What people might already know is that Mike Guth rides his ass off and is going to do something that makes you take notice. That’s what got my attention. After Mike took home the ring at the Philly Street Series I started following him on Instagram. Then after the first stop of the Uncovered Contest Series, I mentioned to BK it would be sick to have him on a GT. Then I mentioned it to the crew and they gave their approval. After a couple of phone calls and a few hours of great conversation later… he was on.
Mike is full of love and respect and he radiates positivity. The way he rides fits in perfect with the crew. They all get fired up when the talk of them all being at a session happens. With all of that, I thought we had made the right decision. Then after the second Uncovered stop where we saw Mike gap the entire park to pegs, I knew we had made the right decision. We are beyond excited to have Mike as a part of the crew. —Ben Ward, GT BMX
Photos by Justin Benthien
Do you want to talk about growing up around the legendary ECD crew and how they influenced you?
Yeah, absolutely. I grew up in Jim Thorpe, Pennsylvania, a small town just north of Bethlehem. I basically started out when I was a young kid just riding my bike around my neighborhood. There were a group of kids a few years older than me that had trails across town at that time, and I was just starting to ride so I would ride across town and watch these kids blast these jumps wondering how the fuck do they do that—I couldn't even bunnyhop at the time. Eventually I really wanted to learn how to jump and I'll never forget the first time I hit one of those jumps. I asked the one kid there Nick Vandine what to do and he said basically just pedal like hell and hang on. So I did and I ended up over shooting the landing by like three feet and smashed my forehead on my handlebars, but the reaction of everybody was great everyone was hyped, and that was the start of it. Nick and Ian Miller started letting me borrow some VHS BMX movies and it was the first time I'd seen ECD 4. It blew me away and I thought "holy fuck these dudes are crazy." To make a long story short, I watched that movie almost every chance I got and just tried to mimic what they were doing. Years went by and the older kids got their driver's licenses and they stopped riding. Me and the younger kids at the time like Dustin Cluwell started our own little crew around town. We started riding more areas and were introduced to Butcher and the other ECD guys. ECD made the biggest impact on the East Coast at the time and it was awesome. It made the biggest impact on my riding still to this date.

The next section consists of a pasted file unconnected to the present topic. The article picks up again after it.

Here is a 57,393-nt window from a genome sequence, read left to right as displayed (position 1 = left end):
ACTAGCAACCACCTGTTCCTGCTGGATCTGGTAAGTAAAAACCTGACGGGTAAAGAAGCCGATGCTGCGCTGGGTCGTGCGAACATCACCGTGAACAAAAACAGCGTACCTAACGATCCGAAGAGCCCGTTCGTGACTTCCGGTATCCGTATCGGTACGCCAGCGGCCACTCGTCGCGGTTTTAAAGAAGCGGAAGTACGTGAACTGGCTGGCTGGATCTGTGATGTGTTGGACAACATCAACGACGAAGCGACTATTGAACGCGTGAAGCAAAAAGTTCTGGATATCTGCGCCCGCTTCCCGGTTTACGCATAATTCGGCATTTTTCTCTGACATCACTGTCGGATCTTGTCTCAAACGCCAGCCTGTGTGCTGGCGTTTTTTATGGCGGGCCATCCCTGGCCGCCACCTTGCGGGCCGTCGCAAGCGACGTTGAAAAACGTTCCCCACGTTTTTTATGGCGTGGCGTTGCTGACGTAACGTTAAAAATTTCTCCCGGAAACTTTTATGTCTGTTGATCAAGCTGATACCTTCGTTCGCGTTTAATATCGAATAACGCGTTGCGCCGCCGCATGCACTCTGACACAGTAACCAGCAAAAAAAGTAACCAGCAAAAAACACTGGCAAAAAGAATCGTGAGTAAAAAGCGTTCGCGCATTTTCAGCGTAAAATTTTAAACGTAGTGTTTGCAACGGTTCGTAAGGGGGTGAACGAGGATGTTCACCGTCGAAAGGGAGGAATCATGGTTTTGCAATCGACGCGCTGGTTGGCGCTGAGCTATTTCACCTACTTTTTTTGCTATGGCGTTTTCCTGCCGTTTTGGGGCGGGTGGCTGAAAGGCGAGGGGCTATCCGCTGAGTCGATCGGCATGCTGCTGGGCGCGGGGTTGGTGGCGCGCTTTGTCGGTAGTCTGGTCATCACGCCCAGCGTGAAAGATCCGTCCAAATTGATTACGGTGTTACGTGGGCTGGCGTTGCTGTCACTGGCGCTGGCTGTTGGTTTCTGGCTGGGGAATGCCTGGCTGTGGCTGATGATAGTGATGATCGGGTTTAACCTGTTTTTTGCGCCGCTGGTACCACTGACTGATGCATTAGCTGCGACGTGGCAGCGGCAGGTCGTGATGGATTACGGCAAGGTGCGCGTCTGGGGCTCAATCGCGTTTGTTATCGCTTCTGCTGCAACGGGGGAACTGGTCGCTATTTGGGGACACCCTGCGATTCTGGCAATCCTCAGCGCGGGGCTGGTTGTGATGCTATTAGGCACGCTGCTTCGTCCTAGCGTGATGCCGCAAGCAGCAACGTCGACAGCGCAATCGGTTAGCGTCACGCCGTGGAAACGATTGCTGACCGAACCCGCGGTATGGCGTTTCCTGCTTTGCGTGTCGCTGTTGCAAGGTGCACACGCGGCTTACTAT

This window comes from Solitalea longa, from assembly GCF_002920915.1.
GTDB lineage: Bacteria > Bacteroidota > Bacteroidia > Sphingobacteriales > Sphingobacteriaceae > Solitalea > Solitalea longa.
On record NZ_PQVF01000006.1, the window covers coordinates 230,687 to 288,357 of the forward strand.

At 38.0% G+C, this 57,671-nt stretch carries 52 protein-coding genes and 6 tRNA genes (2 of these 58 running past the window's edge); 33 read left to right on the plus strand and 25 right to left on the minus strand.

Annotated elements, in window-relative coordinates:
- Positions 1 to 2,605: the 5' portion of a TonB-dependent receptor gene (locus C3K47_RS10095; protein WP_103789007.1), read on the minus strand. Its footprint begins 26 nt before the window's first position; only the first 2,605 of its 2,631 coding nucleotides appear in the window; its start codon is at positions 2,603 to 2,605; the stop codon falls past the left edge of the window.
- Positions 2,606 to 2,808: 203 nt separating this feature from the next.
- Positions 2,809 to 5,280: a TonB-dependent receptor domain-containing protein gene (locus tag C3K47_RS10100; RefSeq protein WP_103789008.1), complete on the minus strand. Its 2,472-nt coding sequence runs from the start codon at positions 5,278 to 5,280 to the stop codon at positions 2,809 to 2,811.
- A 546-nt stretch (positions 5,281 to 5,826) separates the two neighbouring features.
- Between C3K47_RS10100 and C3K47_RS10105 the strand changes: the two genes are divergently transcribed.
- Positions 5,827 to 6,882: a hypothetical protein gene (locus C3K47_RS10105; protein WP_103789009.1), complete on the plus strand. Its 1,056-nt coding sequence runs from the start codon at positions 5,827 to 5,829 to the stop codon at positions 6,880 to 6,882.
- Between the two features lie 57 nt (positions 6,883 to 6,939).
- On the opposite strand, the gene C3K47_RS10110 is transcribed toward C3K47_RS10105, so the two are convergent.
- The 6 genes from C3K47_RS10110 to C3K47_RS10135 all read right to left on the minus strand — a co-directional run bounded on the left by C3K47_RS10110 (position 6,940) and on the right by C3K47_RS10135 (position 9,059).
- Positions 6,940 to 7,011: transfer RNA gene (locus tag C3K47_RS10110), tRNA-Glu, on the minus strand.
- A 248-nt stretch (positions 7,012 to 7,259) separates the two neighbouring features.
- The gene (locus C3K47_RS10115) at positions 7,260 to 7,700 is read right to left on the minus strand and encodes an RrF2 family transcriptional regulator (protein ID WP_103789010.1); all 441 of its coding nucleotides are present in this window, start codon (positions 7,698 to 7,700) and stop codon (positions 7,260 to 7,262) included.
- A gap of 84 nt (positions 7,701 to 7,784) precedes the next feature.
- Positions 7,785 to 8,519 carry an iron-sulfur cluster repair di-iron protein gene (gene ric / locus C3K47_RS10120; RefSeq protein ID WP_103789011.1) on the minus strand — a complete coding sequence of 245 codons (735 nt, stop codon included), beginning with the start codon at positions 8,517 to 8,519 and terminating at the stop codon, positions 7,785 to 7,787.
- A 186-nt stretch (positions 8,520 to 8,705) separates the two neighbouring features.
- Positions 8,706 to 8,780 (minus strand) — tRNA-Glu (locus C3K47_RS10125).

What was it like riding with Butcher and filming for his Random videos?